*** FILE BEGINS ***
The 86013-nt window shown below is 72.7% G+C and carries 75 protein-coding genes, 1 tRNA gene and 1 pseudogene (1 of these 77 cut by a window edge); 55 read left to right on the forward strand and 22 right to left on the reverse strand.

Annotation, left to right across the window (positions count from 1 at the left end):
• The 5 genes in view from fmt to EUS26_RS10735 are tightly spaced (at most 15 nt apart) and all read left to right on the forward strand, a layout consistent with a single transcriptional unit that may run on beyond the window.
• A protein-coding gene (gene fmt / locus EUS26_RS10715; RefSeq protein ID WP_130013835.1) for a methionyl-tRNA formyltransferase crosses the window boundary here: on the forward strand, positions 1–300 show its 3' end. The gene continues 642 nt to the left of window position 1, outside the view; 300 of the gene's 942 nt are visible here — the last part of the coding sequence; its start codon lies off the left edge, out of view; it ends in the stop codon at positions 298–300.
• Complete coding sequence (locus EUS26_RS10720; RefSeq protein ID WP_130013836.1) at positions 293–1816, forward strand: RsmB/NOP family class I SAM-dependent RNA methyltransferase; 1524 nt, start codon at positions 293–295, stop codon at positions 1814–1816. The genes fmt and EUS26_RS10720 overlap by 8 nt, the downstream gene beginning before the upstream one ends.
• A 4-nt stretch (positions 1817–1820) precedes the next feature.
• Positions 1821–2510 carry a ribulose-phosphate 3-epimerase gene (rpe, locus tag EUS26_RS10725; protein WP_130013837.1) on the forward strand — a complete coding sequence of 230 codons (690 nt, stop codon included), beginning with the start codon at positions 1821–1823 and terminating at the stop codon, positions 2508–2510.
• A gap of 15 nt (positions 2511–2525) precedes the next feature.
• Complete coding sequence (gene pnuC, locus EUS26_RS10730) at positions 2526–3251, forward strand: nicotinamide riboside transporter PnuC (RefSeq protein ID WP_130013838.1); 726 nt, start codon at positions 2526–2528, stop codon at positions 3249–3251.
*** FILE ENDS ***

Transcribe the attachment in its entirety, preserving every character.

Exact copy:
The 86013-nt window shown below is 72.7% G+C and carries 75 protein-coding genes, 1 tRNA gene and 1 pseudogene (1 of these 77 cut by a window edge); 55 read left to right on the forward strand and 22 right to left on the reverse strand.

Annotation, left to right across the window (positions count from 1 at the left end):
• The 5 genes in view from fmt to EUS26_RS10735 are tightly spaced (at most 15 nt apart) and all read left to right on the forward strand, a layout consistent with a single transcriptional unit that may run on beyond the window.
• A protein-coding gene (gene fmt / locus EUS26_RS10715; RefSeq protein ID WP_130013835.1) for a methionyl-tRNA formyltransferase crosses the window boundary here: on the forward strand, positions 1–300 show its 3' end. The gene continues 642 nt to the left of window position 1, outside the view; 300 of the gene's 942 nt are visible here — the last part of the coding sequence; its start codon lies off the left edge, out of view; it ends in the stop codon at positions 298–300.
• Complete coding sequence (locus EUS26_RS10720; RefSeq protein ID WP_130013836.1) at positions 293–1816, forward strand: RsmB/NOP family class I SAM-dependent RNA methyltransferase; 1524 nt, start codon at positions 293–295, stop codon at positions 1814–1816. The genes fmt and EUS26_RS10720 overlap by 8 nt, the downstream gene beginning before the upstream one ends.
• A 4-nt stretch (positions 1817–1820) precedes the next feature.
• Positions 1821–2510 carry a ribulose-phosphate 3-epimerase gene (rpe, locus tag EUS26_RS10725; protein WP_130013837.1) on the forward strand — a complete coding sequence of 230 codons (690 nt, stop codon included), beginning with the start codon at positions 1821–1823 and terminating at the stop codon, positions 2508–2510.
• A gap of 15 nt (positions 2511–2525) precedes the next feature.
• Complete coding sequence (gene pnuC, locus EUS26_RS10730) at positions 2526–3251, forward strand: nicotinamide riboside transporter PnuC (RefSeq protein ID WP_130013838.1); 726 nt, start codon at positions 2526–2528, stop codon at positions 3249–3251.